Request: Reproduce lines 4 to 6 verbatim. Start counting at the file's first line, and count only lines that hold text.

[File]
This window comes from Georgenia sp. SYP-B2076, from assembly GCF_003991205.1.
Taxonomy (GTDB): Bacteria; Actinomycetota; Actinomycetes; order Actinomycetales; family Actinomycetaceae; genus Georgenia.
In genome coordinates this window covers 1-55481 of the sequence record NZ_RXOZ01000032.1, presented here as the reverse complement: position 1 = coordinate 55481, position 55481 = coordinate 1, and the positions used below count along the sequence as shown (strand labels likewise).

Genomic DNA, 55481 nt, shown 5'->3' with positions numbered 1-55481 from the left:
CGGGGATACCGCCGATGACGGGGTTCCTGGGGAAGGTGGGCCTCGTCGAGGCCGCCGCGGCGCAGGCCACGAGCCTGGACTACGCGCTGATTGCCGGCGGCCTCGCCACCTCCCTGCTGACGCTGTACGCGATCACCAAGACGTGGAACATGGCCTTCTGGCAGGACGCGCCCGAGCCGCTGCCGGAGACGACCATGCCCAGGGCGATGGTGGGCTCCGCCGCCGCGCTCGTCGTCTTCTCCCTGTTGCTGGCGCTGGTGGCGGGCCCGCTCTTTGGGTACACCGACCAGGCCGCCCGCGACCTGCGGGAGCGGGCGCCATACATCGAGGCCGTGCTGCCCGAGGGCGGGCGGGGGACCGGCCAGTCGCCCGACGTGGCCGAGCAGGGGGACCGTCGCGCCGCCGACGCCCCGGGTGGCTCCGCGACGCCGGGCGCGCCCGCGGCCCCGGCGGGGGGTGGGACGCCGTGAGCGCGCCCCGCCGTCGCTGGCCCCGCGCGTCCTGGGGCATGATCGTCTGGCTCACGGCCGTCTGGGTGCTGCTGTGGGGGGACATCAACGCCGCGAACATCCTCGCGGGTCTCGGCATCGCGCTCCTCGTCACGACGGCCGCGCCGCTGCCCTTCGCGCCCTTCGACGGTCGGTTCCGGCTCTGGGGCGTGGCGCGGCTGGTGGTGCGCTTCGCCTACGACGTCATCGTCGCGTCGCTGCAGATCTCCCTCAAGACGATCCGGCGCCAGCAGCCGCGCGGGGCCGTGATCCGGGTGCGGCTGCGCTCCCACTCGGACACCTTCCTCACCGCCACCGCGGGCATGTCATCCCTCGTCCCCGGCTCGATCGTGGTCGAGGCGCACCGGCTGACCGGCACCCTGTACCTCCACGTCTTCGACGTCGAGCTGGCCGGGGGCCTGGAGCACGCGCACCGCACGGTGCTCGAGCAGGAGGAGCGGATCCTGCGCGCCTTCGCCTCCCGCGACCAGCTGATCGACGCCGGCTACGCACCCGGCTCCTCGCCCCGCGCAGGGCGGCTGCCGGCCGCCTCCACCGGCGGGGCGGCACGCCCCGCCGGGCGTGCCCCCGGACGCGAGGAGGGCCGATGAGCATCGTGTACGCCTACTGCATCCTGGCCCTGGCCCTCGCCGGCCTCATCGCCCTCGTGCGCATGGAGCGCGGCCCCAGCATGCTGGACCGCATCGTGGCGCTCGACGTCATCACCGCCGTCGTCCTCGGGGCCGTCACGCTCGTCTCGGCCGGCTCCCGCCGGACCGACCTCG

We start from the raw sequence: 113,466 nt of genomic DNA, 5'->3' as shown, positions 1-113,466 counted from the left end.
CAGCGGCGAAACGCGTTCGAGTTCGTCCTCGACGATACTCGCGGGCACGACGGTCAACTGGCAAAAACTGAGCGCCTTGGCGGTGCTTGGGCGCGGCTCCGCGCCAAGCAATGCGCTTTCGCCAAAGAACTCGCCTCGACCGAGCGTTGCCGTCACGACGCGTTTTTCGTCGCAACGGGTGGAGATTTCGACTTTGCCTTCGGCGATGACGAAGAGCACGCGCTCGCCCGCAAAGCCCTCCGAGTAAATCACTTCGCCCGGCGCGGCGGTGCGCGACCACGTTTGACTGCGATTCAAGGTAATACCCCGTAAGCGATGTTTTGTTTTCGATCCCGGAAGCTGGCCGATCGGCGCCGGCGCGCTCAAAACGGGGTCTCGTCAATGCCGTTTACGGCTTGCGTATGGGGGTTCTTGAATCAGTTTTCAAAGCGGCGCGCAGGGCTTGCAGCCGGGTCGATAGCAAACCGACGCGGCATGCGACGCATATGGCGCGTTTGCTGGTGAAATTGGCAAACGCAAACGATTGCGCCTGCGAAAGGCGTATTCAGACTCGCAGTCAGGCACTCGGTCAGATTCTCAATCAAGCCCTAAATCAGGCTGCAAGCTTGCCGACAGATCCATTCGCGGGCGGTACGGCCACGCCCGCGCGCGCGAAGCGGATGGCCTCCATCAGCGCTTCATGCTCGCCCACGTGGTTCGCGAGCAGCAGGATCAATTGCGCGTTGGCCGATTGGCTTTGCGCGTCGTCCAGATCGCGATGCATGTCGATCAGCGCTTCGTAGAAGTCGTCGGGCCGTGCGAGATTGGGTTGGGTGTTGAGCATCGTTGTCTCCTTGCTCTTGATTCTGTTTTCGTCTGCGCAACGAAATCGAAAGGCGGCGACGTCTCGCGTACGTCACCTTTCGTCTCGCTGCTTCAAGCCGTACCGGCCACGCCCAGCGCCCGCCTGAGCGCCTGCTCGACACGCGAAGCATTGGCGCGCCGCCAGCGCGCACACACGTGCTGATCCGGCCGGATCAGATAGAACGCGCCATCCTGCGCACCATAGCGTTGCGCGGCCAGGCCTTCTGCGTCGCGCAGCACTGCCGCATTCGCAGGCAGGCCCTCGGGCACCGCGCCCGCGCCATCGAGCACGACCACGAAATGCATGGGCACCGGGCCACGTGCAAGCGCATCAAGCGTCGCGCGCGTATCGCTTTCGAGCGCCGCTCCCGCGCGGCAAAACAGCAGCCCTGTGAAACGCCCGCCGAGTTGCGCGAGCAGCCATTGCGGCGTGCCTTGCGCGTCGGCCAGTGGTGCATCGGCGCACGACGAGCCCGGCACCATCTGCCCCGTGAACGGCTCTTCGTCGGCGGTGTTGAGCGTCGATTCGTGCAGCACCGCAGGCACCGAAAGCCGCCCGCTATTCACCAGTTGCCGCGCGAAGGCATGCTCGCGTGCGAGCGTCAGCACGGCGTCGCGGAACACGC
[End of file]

Genomic DNA, 55481 nt, shown 5'->3' with positions numbered 1-55481 from the left:
CGGGGATACCGCCGATGACGGGGTTCCTGGGGAAGGTGGGCCTCGTCGAGGCCGCCGCGGCGCAGGCCACGAGCCTGGACTACGCGCTGATTGCCGGCGGCCTCGCCACCTCCCTGCTGACGCTGTACGCGATCACCAAGACGTGGAACATGGCCTTCTGGCAGGACGCGCCCGAGCCGCTGCCGGAGACGACCATGCCCAGGGCGATGGTGGGCTCCGCCGCCGCGCTCGTCGTCTTCTCCCTGTTGCTGGCGCTGGTGGCGGGCCCGCTCTTTGGGTACACCGACCAGGCCGCCCGCGACCTGCGGGAGCGGGCGCCATACATCGAGGCCGTGCTGCCCGAGGGCGGGCGGGGGACCGGCCAGTCGCCCGACGTGGCCGAGCAGGGGGACCGTCGCGCCGCCGACGCCCCGGGTGGCTCCGCGACGCCGGGCGCGCCCGCGGCCCCGGCGGGGGGTGGGACGCCGTGAGCGCGCCCCGCCGTCGCTGGCCCCGCGCGTCCTGGGGCATGATCGTCTGGCTCACGGCCGTCTGGGTGCTGCTGTGGGGGGACATCAACGCCGCGAACATCCTCGCGGGTCTCGGCATCGCGCTCCTCGTCACGACGGCCGCGCCGCTGCCCTTCGCGCCCTTCGACGGTCGGTTCCGGCTCTGGGGCGTGGCGCGGCTGGTGGTGCGCTTCGCCTACGACGTCATCGTCGCGTCGCTGCAGATCTCCCTCAAGACGATCCGGCGCCAGCAGCCGCGCGGGGCCGTGATCCGGGTGCGGCTGCGCTCCCACTCGGACACCTTCCTCACCGCCACCGCGGGCATGTCATCCCTCGTCCCCGGCTCGATCGTGGTCGAGGCGCACCGGCTGACCGGCACCCTGTACCTCCACGTCTTCGACGTCGAGCTGGCCGGGGGCCTGGAGCACGCGCACCGCACGGTGCTCGAGCAGGAGGAGCGGATCCTGCGCGCCTTCGCCTCCCGCGACCAGCTGATCGACGCCGGCTACGCACCCGGCTCCTCGCCCCGCGCAGGGCGGCTGCCGGCCGCCTCCACCGGCGGGGCGGCACGCCCCGCCGGGCGTGCCCCCGGACGCGAGGAGGGCCGATGAGCATCGTGTACGCCTACTGCATCCTGGCCCTGGCCCTCGCCGGCCTCATCGCCCTCGTGCGCATGGAGCGCGGCCCCAGCATGCTGGACCGCATCGTGGCGCTCGACGTCATCACCGCCGTCGTCCTCGGGGCCGTCACGCTCGTCTCGGCCGGCTCCCGCCGGACCGACCTCG

We start from the raw sequence: 113,466 nt of genomic DNA, 5'->3' as shown, positions 1-113,466 counted from the left end.